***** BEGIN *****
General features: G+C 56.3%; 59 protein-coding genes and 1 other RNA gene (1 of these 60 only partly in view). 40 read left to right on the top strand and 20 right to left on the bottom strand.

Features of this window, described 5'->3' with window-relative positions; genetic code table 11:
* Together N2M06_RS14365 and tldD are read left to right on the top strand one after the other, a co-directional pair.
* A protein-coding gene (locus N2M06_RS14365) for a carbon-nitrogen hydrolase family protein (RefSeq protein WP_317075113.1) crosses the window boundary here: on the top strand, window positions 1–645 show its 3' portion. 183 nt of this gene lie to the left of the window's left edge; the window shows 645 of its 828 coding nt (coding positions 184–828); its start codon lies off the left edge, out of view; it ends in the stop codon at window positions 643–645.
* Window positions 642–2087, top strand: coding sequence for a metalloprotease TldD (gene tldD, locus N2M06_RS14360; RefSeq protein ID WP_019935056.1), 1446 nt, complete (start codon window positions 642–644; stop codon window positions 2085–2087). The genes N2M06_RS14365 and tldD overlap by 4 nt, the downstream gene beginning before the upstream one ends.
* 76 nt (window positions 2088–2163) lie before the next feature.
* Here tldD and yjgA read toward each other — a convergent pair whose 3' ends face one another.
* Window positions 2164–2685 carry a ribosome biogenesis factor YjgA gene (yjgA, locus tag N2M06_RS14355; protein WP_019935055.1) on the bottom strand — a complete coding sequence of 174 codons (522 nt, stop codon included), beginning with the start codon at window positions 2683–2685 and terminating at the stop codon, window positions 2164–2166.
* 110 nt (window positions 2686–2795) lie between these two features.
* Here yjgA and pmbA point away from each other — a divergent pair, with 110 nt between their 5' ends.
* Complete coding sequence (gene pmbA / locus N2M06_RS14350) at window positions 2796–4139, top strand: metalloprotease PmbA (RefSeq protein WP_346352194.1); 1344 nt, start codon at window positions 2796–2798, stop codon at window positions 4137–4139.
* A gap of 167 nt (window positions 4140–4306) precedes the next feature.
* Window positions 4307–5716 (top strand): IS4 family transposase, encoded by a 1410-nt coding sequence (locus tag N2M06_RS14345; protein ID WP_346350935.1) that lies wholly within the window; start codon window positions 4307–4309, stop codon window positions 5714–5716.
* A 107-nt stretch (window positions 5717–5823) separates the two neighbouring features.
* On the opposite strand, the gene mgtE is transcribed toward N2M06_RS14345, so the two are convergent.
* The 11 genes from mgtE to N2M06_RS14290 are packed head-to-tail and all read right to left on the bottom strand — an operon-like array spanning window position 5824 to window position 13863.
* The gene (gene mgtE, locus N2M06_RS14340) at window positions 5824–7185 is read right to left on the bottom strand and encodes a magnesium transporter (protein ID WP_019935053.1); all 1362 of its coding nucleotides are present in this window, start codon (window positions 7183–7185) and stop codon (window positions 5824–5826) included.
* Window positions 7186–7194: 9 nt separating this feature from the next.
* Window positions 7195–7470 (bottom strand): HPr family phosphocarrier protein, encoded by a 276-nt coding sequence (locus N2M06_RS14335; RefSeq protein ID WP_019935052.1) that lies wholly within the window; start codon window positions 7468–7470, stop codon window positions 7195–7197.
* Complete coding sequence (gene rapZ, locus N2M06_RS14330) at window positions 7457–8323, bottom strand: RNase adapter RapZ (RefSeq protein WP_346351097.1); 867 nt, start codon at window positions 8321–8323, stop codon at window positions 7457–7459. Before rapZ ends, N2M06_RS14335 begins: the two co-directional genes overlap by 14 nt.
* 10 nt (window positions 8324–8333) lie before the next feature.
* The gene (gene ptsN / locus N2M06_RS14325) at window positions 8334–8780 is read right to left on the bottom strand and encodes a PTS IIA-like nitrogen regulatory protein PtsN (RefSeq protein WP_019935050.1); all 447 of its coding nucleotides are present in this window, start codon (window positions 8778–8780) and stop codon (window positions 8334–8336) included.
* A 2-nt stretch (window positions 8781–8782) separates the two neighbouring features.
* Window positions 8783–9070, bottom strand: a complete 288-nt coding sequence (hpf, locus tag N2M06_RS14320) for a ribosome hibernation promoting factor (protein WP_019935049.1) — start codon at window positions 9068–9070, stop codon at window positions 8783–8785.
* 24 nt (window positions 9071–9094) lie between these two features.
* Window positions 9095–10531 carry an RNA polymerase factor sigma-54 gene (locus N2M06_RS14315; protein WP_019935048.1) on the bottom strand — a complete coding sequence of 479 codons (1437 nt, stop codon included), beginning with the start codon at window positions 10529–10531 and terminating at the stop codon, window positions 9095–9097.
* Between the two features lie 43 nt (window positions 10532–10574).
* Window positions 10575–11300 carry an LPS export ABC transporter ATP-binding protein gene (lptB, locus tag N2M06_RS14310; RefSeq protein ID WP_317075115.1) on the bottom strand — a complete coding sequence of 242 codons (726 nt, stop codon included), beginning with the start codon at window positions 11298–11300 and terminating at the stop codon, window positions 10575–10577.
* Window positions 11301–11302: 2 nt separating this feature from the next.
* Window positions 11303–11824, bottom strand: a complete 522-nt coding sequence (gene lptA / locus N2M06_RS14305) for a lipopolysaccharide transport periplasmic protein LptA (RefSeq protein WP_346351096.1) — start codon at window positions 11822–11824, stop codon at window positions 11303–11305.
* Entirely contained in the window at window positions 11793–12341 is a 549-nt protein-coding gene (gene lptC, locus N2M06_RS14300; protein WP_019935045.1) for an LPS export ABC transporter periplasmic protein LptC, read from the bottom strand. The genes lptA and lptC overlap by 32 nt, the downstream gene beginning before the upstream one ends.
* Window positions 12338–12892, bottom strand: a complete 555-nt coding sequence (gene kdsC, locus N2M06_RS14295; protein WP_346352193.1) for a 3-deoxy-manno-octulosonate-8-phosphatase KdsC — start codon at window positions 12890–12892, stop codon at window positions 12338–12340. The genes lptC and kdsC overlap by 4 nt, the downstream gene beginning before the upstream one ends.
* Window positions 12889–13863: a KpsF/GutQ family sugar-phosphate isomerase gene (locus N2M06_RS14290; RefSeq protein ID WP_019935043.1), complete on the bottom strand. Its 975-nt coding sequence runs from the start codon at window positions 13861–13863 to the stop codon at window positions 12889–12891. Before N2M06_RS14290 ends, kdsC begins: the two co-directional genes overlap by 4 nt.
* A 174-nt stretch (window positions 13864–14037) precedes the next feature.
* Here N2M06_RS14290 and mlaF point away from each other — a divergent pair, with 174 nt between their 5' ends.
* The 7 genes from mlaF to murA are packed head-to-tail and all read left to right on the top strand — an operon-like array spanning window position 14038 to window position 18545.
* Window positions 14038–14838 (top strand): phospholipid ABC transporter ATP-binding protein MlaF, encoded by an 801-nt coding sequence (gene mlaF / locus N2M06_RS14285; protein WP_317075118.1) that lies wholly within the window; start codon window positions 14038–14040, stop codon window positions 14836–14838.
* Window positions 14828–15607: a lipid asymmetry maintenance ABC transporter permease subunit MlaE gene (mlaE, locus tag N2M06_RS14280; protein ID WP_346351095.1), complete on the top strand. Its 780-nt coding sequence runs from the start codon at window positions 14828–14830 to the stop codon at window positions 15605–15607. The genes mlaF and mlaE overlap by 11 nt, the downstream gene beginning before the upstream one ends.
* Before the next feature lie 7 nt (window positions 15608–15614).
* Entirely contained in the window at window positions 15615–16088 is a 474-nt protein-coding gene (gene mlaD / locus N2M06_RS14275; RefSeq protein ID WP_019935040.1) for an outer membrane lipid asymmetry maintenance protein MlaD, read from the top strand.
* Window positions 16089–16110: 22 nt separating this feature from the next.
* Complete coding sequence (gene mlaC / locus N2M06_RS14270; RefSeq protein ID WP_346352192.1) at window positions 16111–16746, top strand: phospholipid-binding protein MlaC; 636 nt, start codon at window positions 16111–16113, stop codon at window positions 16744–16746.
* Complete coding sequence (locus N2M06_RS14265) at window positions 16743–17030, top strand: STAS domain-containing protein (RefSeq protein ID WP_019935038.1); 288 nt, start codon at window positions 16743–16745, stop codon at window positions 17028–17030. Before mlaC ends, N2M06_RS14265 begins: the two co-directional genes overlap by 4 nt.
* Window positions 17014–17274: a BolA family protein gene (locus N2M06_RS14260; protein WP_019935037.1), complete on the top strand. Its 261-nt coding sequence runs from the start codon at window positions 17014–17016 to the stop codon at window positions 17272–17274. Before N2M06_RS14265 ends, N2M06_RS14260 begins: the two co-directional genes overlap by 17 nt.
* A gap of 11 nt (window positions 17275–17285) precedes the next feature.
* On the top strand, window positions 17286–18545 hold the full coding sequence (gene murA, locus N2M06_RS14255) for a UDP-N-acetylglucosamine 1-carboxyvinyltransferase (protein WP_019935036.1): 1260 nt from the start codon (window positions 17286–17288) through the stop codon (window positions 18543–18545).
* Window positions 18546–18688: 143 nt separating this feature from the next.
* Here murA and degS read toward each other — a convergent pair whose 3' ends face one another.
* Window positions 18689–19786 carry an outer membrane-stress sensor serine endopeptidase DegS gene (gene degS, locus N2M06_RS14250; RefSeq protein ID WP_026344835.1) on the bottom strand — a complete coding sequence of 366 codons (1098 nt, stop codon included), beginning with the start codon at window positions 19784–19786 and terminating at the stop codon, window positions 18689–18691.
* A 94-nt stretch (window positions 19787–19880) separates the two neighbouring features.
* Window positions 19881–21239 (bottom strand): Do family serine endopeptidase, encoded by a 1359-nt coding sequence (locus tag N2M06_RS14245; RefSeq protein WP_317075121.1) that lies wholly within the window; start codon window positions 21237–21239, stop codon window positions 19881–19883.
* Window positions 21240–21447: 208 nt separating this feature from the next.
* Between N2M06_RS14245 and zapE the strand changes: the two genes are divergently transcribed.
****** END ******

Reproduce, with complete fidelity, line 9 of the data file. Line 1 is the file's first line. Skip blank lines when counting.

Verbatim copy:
* 110 nt (window positions 2686–2795) lie between these two features.